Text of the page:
A personal computer that was purchased in the early 1980s probably included a
keyboard as the only input device. Today, every new PC includes a pointing device
as standard equipment, as shown in Fig. 1
Fig. 1: Most modern personal computers are equipped with a mouse.
Full-size PCs usually include a mouse as the pointing device
A mouse is an input device that you can move
around on a flat surface (usually on a desk or keyboard tray) and controls the
(also called the mouse pointer) is an on-screen object, usually
, that is used to select text; access menus; and interact with programs,
files, or data that appear on the screen. Fig. 2
shows an example of a
pointer in a program window.
Fig. 2: An example of a pointer as it might appear on a computer screen.
Types of computer mouse
The mechanical mouse is the most common type of pointing device. A mechanical mouse contains a small rubber ball that protrudes through a hole in the bottom of the mouse's case (see Fig. 3
). The ball rolls inside the case when you move the mouse around on a flat surface. Inside the mouse, rollers and sensors send signals to the computer, telling it the distance, direction, and speed of the ball's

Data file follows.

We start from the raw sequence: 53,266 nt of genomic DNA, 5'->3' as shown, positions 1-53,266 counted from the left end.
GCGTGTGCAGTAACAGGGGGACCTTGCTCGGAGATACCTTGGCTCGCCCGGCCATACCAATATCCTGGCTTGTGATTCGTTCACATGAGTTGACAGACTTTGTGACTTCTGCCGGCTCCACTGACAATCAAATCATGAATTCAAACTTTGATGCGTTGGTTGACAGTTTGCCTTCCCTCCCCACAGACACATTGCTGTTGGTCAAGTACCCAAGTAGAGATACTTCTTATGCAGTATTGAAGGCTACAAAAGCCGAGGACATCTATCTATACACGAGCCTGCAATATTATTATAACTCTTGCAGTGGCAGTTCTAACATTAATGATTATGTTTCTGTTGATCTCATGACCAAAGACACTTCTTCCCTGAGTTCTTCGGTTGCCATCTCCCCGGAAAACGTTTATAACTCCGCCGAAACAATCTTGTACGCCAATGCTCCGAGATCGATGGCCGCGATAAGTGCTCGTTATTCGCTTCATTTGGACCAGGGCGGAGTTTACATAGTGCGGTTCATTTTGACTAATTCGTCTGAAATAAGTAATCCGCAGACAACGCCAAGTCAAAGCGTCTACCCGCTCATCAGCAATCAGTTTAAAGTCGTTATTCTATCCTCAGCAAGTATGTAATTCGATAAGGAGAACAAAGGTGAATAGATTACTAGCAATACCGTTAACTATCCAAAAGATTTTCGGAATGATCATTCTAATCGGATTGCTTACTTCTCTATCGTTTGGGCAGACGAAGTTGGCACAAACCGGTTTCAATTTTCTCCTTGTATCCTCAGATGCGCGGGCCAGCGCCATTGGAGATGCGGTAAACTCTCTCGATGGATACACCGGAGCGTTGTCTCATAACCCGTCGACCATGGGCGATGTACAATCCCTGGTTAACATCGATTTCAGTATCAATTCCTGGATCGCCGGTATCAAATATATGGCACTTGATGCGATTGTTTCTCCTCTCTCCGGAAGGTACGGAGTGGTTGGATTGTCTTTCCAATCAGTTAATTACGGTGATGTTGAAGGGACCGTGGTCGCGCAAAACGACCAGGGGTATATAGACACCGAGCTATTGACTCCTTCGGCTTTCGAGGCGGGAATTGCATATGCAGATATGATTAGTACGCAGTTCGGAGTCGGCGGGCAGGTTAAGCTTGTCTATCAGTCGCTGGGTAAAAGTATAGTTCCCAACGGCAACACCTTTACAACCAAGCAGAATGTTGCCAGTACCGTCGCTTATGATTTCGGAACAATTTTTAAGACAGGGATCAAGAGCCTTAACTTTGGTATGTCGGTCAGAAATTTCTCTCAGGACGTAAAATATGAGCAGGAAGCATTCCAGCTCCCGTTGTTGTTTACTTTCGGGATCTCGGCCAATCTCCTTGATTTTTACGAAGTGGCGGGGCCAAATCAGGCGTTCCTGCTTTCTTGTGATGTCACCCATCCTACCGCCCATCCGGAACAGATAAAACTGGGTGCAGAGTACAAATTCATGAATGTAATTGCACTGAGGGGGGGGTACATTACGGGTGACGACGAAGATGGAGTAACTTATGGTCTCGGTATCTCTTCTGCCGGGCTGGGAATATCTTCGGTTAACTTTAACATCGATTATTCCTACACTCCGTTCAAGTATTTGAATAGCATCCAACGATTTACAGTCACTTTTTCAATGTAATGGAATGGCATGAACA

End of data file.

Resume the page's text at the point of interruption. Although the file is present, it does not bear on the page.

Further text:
motions. The computer uses this data to position the mouse pointer on the screen.
Fig. 3: The parts of a mechanical mouse, seen
from the top.
Another popular type of mouse, the optical mouse
, is nonmechanical
type of mouse emits a beam of light from its underside; it uses the light's reflection
to judge the distance, direction, and speed of its travel (see Fig. 4).
Fig. 4: Optical Mouse.
Benefits of mouse over keyboard
The mouse offers two main benefits.
, the mouse lets you position the cursor anywhere on the screen quickly without using the cursor-movement keys. You
simply move the pointer to the onscreen position you want and press the
mouse button; the cursor appears at
, instead of forcing you to
type or issue commands from the keyboard, the mouse and mouse-based
operating systems let you choose commands from easy-to-use menus and
dialog boxes (see Fig. 5
result is a much more intuitive way to
use computers. Instead of remembering
obscure command names, users can
figure out rather easily where commands and options are located.
Fig. 5: Using the mouse to choose a command from a menu.
If you use a drawing program, you can use the mouse to
create graphics such as lines, curves, and freehand shapes
on the screen. The mouse has helped establish the computer as a versatile tool for graphic designers, starting
what has since become a revolution in the graphic design field.